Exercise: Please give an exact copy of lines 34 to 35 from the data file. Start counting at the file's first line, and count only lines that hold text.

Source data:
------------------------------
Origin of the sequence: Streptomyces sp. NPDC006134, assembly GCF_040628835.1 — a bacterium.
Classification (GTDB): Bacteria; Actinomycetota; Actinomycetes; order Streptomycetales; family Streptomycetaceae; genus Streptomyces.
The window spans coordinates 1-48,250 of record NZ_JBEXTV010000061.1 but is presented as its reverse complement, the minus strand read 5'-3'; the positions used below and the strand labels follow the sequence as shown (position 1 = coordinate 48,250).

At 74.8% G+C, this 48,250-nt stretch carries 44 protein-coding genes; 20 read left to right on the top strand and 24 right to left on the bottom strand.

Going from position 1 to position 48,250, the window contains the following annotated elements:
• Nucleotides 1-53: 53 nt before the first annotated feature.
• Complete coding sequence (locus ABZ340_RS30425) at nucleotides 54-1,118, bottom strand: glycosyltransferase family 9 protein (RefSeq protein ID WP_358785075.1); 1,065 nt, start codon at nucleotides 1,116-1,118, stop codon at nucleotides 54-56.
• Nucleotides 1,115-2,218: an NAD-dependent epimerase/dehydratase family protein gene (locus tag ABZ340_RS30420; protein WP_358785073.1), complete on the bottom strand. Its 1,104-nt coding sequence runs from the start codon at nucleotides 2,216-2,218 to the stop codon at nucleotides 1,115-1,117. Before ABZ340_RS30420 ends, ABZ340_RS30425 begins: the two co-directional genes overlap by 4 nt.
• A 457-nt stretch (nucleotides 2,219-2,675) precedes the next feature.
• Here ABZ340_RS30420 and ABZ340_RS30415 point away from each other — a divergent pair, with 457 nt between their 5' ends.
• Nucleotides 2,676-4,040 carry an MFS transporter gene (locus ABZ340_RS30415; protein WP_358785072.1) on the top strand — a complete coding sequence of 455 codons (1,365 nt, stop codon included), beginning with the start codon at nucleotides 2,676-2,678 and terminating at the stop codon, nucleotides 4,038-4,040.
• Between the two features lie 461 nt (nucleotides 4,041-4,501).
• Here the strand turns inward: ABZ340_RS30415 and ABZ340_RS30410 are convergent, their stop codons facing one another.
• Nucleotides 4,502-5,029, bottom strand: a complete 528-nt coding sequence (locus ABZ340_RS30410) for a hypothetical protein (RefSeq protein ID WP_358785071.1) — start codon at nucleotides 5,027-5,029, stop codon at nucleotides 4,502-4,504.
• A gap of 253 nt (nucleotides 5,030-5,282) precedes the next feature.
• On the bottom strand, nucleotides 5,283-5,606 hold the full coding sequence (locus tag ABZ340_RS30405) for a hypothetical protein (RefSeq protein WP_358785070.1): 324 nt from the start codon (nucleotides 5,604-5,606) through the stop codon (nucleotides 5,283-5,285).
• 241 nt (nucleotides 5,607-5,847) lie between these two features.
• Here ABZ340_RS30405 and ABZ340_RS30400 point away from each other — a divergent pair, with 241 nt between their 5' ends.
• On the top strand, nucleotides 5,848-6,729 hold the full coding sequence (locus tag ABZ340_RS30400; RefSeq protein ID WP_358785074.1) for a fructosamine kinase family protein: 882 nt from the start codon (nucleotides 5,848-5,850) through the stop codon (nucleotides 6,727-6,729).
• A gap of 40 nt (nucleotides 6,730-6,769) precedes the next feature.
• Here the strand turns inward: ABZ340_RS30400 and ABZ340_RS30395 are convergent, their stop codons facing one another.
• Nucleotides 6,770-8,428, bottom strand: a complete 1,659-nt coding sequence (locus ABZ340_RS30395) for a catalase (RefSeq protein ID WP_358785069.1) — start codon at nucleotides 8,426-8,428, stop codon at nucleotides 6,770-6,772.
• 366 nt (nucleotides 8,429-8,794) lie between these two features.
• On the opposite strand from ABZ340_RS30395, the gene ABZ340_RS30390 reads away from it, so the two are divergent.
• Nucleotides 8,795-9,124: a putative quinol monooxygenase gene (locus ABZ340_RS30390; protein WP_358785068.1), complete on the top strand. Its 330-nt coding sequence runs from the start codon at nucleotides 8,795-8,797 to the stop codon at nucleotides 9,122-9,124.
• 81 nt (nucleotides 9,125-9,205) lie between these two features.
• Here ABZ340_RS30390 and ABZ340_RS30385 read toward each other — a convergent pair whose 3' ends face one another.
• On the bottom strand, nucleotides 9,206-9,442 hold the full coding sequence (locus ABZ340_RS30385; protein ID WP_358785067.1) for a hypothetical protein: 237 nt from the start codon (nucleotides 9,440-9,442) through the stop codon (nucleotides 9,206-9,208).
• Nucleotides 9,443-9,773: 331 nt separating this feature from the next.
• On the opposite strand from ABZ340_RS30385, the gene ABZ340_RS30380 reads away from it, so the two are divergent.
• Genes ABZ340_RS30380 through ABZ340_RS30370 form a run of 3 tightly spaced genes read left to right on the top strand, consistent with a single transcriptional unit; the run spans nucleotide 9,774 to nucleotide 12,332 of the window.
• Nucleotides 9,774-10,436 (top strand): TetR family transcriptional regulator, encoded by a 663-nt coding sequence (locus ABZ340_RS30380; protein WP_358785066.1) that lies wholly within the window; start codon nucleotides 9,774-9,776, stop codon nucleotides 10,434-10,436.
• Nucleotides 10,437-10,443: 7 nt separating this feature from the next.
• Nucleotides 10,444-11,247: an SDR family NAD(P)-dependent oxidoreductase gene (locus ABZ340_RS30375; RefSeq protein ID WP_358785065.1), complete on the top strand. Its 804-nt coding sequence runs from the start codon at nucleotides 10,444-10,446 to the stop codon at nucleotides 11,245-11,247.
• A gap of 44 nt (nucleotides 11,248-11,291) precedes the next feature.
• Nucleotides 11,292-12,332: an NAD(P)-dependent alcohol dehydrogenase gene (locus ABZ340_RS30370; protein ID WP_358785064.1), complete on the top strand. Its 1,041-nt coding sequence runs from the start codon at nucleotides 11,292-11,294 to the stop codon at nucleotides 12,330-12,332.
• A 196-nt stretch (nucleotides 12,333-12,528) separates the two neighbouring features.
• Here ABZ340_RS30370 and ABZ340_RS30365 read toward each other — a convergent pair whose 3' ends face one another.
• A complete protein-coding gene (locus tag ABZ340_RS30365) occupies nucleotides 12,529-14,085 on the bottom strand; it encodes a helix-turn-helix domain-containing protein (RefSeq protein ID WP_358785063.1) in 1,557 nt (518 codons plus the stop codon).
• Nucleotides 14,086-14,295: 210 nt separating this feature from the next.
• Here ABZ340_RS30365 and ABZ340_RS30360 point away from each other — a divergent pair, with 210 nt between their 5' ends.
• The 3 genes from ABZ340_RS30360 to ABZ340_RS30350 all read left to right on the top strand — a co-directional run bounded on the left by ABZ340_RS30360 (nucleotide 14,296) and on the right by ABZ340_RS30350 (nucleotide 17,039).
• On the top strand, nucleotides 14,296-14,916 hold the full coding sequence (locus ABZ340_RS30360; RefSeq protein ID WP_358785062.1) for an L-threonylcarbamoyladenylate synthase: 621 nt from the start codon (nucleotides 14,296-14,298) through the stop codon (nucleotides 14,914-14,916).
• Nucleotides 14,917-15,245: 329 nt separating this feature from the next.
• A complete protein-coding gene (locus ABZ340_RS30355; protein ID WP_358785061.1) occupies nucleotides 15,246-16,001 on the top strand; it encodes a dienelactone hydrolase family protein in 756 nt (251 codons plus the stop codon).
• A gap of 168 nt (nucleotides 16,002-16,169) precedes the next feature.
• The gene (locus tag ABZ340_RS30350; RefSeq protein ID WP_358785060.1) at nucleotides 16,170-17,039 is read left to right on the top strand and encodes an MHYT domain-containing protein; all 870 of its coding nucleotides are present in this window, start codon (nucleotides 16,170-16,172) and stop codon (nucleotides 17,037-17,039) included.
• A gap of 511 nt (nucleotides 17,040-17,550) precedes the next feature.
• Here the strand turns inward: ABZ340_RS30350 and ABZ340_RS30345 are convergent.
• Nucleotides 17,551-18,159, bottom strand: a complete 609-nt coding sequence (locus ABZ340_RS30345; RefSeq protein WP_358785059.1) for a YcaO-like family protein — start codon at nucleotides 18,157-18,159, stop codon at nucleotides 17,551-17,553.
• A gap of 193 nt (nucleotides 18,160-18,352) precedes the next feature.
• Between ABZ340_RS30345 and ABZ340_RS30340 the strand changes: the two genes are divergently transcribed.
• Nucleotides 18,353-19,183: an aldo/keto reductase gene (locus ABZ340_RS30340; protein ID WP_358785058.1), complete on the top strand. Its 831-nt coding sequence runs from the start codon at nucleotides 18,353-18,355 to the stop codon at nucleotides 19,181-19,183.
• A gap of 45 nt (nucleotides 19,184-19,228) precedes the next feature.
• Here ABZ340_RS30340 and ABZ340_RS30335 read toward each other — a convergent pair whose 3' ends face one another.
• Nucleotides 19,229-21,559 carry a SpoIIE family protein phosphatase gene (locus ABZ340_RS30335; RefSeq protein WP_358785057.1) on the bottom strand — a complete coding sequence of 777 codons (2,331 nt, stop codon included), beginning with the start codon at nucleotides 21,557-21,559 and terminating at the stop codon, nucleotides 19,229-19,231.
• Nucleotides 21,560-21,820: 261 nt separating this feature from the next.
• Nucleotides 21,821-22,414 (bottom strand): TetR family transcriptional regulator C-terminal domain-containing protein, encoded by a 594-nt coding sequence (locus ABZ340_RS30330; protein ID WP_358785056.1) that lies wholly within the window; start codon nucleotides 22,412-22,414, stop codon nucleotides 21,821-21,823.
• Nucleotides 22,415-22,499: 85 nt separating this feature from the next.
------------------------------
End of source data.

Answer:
• Nucleotides 10,444-11,247: an SDR family NAD(P)-dependent oxidoreductase gene (locus ABZ340_RS30375; RefSeq protein ID WP_358785065.1), complete on the top strand. Its 804-nt coding sequence runs from the start codon at nucleotides 10,444-10,446 to the stop codon at nucleotides 11,245-11,247.
• A gap of 44 nt (nucleotides 11,248-11,291) precedes the next feature.